Essay on Latchkey Children: Being Left Without Adult Supervision

Essay on Latchkey Children: Being Left Without Adult Supervision

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All countries develop their own unique cultures to live by and many countries have similar cultural characteristics that vary from country to country. More often than not, different cultures around the world may share similar ideations but they are shaped into their own version to fit the culture of that certain society. In China, there is a high population of “Left Behind” children. In Chinese culture it is morally acceptable for the heads of households to leave their children behind to raise and care for themselves and their family members. The parents of these families move to more urban parts of the country in order to make more money to give the family a better life. There is a similar cultural idea occurring in the United States and these children are being referred as the “Latchkey Children.”
Latchkey Children are children that come home after school and are left alone without parental supervision until their parents come home from work. This phenomenon became common during WWII, when one parent would be drafted to war and the other parent was forced to get a job to support the family. Today it is fairly common for both parents to have a job and the prices of after-school child care continue to rise. One in twenty-five kindergartners through fifth-graders care for themselves after school according to America After 3PM. Parents feel guilty leaving their children at home for a few hours a day but many times that is the only option.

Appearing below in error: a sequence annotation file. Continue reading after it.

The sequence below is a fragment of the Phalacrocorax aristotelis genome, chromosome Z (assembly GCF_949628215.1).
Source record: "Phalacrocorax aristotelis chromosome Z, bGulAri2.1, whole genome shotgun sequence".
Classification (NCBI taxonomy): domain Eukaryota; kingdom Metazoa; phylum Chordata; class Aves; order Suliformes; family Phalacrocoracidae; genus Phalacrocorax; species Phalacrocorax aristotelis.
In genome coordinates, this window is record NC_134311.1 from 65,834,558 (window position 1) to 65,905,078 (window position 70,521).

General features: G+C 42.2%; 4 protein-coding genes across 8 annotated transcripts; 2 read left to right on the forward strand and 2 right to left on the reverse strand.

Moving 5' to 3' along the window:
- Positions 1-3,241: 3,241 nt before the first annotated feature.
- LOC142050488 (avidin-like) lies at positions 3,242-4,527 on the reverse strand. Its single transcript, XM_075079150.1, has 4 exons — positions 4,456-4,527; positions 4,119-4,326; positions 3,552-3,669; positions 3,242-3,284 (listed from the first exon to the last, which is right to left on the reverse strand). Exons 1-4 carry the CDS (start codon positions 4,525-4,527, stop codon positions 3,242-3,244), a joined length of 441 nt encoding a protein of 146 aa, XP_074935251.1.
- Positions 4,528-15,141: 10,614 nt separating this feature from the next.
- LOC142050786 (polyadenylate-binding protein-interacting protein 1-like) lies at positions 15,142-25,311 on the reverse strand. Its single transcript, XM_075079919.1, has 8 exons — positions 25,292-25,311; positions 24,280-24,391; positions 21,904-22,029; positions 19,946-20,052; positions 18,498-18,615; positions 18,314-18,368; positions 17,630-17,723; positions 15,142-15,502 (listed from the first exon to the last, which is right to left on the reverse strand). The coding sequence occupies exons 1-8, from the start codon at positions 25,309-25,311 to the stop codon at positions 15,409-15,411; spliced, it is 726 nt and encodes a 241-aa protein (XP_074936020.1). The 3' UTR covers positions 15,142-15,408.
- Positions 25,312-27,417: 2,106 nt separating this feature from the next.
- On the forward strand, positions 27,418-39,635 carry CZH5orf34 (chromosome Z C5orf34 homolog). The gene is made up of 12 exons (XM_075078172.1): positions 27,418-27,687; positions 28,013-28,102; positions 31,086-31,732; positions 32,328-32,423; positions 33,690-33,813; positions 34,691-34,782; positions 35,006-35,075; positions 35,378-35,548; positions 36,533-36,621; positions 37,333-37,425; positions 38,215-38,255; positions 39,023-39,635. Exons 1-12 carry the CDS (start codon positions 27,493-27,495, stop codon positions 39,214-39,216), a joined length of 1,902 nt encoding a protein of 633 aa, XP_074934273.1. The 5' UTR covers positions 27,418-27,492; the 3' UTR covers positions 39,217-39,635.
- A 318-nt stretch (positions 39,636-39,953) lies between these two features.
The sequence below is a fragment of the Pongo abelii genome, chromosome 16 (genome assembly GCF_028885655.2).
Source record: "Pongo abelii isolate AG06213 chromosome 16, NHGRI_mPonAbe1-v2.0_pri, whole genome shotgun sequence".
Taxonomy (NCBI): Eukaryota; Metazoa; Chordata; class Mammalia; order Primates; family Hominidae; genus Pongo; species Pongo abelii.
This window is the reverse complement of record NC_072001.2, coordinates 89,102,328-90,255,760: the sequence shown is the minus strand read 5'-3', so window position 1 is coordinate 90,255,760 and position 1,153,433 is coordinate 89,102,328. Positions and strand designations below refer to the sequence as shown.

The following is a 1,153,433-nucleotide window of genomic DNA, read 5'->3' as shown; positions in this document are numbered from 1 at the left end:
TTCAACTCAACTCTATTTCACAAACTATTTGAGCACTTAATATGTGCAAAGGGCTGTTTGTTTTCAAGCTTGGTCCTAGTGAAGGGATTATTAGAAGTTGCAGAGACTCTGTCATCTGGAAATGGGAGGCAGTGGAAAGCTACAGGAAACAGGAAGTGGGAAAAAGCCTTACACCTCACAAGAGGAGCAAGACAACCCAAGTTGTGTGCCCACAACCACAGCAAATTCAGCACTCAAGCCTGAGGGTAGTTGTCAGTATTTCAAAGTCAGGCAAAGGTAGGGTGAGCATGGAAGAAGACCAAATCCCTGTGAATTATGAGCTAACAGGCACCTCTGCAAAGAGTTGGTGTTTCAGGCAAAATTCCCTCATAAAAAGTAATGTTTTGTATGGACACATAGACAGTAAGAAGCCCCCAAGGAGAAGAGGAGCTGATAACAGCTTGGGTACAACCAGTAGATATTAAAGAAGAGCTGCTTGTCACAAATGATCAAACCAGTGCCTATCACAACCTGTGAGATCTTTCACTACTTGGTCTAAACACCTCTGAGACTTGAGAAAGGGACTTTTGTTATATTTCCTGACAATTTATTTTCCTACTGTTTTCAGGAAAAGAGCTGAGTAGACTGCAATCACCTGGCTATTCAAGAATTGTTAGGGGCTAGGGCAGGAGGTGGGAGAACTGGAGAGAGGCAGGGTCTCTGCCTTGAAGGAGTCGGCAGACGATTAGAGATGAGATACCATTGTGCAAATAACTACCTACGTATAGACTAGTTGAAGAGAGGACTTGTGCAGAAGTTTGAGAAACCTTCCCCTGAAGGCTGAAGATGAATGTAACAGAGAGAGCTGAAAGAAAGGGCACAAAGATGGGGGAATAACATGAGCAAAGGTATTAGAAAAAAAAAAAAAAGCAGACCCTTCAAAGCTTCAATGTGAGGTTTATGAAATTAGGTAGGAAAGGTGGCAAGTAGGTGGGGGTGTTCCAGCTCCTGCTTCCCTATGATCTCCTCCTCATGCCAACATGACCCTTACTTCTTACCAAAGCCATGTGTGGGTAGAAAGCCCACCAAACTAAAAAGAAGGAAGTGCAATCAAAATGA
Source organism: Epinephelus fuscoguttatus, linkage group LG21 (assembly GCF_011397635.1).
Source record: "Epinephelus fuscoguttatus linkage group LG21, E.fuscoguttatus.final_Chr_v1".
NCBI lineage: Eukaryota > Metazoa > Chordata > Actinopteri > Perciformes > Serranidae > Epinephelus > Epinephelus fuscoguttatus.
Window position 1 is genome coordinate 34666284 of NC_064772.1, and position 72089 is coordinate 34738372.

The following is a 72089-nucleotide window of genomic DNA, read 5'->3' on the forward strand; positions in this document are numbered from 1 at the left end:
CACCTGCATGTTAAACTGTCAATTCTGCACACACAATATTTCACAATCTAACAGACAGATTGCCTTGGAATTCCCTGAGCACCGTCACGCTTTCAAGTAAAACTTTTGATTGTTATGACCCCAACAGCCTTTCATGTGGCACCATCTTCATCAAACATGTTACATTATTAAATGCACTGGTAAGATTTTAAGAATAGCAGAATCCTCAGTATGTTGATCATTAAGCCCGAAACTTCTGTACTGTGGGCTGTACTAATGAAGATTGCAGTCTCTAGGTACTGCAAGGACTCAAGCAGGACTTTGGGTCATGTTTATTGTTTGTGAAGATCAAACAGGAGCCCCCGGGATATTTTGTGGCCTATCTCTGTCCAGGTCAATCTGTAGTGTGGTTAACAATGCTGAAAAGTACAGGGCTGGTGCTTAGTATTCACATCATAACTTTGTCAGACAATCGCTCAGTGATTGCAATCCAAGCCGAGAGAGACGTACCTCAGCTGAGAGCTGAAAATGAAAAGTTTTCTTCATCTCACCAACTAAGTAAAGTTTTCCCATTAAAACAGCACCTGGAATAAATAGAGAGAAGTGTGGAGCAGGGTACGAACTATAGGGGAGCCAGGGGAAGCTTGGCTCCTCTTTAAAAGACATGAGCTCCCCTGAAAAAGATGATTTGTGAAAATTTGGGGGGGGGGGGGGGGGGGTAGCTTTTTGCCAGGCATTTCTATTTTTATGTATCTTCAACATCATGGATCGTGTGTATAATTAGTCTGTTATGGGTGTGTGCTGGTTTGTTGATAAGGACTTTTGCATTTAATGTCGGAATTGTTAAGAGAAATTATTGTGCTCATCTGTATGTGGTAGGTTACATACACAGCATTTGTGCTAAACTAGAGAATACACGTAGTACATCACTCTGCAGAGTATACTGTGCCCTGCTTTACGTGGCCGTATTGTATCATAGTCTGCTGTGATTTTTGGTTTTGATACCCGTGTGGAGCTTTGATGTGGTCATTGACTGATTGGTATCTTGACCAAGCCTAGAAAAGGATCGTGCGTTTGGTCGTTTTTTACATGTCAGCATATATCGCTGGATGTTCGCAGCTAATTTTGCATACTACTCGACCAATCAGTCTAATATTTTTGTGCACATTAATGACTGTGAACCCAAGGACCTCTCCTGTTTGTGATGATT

Latchkey Children in History
It is difficult to imagine children as young as five making their own way home from school and letting themselves into an empty home. That was the reality for many children during the war. The term “latchkey children” came into existence during World War II. During ...

... middle of paper ...

...leave their child alone.

Works Cited

Child Welfare Information Gateway. (2013). What is child abuse and neglect? Recognizing the
signs and symptoms. Washington, DC: U.S. Department of Health and Human Services,
Children’s Bureau. Retrieved from

Office on Child Abuse and Neglect, Children's Bureau., Caliber Associates. Crosson-Tower, Cynthia. (2003). The Role of Educators in Preventing and Responding to Child Abuse and Neglect: Chapter 4 - Reporting Child Abuse and Neglect. Retrieved from

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